Required Reading Regarding Brett Kavanaugh

Alright, internet. We’re getting political. A couple weeks ago I wrote a post on “diverse books” and mentioned that I don’t like to talk about political or serious things if I feel like I may not know exactly what I’m talking about. But here’s the thing — over the past year, I’ve read two of the best books I’ve ever read that have taught me the importance of spreading knowledge of the prevalence and effects of sexual assault in our society.

I agree that it’s obvious – men shouldn’t rape women, and men who rape women shouldn’t be appointed to the Supreme Court (and yes, I know it was an attempted rape). But beyond the obvious there is so much that can be learned from reading about this topic. So I have two recommendations for you:

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Missoula by Jon Krakauer

This book is a nonfiction account of a town in Montana that had way too many rapes of high school and college students. Be prepared for a brutal read – this book takes you through trials where no details are spared, but if you want to know the facts about rape, read this book. I mean, let’s be honest, you don’t want to hear the facts necessarily (because they’re hard to hear), but they’re so important.

This book will teach you that a rape between friends is a rape, that someone who commits one rape is extremely likely to commit rape again, that being raped can ruin your life, that rape victims feel a disproportionate amount of guilt, and that trying to get a rape case prosecuted is so much harder than it sounds. Seriously though, I learned so much and my life has never been the same. I’ve never been so blown away by a book, and I cannot. stop. thinking. about. this. book.

So read it — here’s the amazon link, because trust me it’s worth it. AMAZON LINK.

Beartown by Fredrik Backman

Does this blog really need to talk about Beartown again? (For real, if I need to I will.) This book is one of the most informative and moving pieces of fiction of I’ve ever read. Central to this story is a rape – ok sorry I ruined the plot twist, but you probably saw that coming. The response from the community – her family, her friends, and her enemies rings so true after reading Missoula and this book moved me beyond words. If you think you want to be understand what a rape victim goes through after the event, this book will illustrate that for you, and you’ll be better for it.

So again – please read this book. It’s one of my absolute favorites and I think it’s so important. Some of my best friends and book club pals have read it and not one has disliked it, so if you don’t trust me, trust them. And here’s the AMAZON LINK. Just do it.

Other Feel Learn Wonder content on Beartown: Beartown Review, Us Against You Review, Meeting Fredrik Backman, Should You Read Beartown?

And finally I just have to point out that both of these books are written by men, so the proof is in the pudding that not all men are bad, but also.. some of them are. Read these books. Be educated. Be passionate. Fight back.

Book Review: Beartown

Author: Fredrik Backman
Published: April 25, 2017
Genre: Fiction
FLW Rating: 5/5

First things first: I’m currently participating in the Unread Shelf Project 2018, hosted by Whitney at @theunreadshelf. This post reflects on the May Challenge, but you can look back at all the posts here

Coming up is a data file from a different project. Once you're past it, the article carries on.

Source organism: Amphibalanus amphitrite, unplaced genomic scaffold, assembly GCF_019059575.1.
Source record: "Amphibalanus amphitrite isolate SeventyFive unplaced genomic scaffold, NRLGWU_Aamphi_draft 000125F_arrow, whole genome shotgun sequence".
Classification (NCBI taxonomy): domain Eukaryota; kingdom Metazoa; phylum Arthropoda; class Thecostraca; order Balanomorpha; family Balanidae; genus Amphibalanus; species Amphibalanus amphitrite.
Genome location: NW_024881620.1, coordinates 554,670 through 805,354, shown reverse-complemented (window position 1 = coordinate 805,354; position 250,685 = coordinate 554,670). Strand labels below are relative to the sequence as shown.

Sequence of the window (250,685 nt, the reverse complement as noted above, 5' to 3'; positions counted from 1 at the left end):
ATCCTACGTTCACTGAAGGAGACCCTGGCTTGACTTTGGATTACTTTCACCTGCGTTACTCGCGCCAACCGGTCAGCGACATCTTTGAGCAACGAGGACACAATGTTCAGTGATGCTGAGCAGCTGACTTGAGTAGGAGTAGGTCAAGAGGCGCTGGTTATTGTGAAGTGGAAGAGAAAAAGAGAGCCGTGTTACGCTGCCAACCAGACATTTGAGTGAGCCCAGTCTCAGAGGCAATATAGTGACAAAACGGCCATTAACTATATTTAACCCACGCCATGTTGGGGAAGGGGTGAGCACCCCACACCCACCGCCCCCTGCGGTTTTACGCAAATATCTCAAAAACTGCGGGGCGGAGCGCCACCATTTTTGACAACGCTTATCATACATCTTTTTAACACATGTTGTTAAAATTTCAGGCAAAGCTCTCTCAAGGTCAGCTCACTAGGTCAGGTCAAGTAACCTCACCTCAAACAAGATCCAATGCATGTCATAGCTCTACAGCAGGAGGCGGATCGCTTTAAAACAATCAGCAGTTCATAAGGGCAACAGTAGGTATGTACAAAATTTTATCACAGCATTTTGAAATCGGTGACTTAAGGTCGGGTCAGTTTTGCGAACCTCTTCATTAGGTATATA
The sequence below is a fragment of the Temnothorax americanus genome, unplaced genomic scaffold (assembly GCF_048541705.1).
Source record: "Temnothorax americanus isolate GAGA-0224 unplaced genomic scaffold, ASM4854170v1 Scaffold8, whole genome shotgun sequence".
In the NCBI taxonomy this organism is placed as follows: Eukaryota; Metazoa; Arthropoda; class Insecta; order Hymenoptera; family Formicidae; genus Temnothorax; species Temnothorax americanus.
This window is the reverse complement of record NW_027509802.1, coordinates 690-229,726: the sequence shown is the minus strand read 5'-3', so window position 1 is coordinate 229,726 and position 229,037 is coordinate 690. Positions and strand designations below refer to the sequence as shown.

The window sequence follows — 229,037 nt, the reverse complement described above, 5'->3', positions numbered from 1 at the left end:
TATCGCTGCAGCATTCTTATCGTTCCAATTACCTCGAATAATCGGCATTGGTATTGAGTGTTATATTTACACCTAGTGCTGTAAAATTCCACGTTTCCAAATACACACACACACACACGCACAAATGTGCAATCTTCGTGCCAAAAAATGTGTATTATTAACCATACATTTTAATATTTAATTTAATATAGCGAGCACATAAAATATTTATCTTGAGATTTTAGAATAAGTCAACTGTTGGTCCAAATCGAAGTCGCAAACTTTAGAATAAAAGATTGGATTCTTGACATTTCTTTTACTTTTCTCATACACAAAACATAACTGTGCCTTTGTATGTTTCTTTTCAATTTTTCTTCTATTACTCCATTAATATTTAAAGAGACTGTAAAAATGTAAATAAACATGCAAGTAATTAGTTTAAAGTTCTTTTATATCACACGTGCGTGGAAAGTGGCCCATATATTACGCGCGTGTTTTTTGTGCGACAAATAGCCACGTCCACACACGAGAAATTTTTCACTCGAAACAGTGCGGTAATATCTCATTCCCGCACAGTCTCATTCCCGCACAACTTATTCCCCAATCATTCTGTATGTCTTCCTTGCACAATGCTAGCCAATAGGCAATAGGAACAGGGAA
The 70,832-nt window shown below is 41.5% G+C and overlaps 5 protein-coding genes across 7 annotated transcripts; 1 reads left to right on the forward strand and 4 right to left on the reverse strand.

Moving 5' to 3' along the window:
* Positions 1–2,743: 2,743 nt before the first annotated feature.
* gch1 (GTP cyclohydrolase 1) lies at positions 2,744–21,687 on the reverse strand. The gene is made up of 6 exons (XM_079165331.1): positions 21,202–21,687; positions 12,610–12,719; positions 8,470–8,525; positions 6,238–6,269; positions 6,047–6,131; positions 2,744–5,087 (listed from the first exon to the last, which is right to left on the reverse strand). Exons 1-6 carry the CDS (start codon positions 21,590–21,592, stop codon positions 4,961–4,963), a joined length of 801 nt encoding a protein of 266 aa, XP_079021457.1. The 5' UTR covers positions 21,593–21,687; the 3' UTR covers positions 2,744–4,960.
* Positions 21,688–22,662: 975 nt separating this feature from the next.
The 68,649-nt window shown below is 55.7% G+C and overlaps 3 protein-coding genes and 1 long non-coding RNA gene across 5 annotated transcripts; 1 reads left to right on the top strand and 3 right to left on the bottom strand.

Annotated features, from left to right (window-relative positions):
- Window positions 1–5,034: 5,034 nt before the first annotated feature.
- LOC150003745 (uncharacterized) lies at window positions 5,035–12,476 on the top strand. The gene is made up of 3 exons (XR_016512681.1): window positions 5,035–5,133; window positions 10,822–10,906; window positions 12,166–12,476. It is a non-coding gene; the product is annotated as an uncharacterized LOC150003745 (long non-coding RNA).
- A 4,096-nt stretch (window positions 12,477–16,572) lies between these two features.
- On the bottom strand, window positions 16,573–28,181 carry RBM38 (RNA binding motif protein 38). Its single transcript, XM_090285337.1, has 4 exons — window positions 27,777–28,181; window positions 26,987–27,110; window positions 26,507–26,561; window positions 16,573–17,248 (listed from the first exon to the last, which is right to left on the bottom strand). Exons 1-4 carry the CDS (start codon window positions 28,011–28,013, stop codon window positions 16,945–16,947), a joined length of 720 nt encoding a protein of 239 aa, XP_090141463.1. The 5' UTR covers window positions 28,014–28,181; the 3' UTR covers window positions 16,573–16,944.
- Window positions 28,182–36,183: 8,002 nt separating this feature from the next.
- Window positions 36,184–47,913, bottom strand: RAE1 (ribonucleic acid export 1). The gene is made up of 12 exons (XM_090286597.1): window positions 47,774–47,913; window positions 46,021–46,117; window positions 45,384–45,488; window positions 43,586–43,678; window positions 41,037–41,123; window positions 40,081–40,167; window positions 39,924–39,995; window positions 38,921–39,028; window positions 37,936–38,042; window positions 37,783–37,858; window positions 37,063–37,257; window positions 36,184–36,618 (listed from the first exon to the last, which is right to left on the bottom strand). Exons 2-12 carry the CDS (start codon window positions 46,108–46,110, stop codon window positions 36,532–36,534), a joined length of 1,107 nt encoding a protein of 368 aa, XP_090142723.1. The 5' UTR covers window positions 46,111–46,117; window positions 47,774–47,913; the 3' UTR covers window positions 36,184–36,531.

The challenge for May was to pick the book that you most recently acquired and read it before the end of the month or get rid of it! I bought Beartown in the end of April after renting it and not finishing it from the library TWICE. I knew it was a book I wanted to read and would want to keep, I just couldn’t seem to get through it in the time allotted by the library. Ironically, once I started it this time, I couldn’t put it down and finished all 415 pages of it in four days.

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My COMPLETED Unread Shelf Challenges

Beartown tells the story of a small hockey town on the edge of a forest. As the book frequently says, “Bears shit in the forest. Everyone else shits on Beartown.” The only thing that keeps Beartown going is the hockey club. And when all the work that was put in to the club by each member of the community is about to come to fruition, something happens to put everything they’ve worked so hard for in jeopardy. The community response is, understandably, very strong. And as the drama unfolds, the few who choose to risk it all for what’s right face losing their entire support system.

The character development in this book is strong. In my opinion, this is both its strength and its weakness. The first time I picked it up, I found the narration to be a little heavy handed. The tone was almost prophetic in its third person omniscient style. There was a lot of foreshadowing of how a character would act based on their pure and unchangeable personal definition — which irked me since I tend to favor more dynamic characters. At first I found this to be on the telling-not-showing side of things, and was a little frustrated by the style. Honestly, that is why, after only reading forty pages, I returned it to the library without a second thought.

However, all the character development in the exposition, comes full circle after the main event, because faced with such strong personal dilemmas, each person is forced to look inside themselves to pick a side. As the reader, you’re already inside of each character’s head, and are able to dive even deeper in to the conflict with that knowledge in tow.

Without getting in to any of the details, I thought the ending was really well done —  for a trilogy. I have SO many questions, but got enough closure to wait a month for the next installment to be released! (Us Against You comes out on June 5th!)

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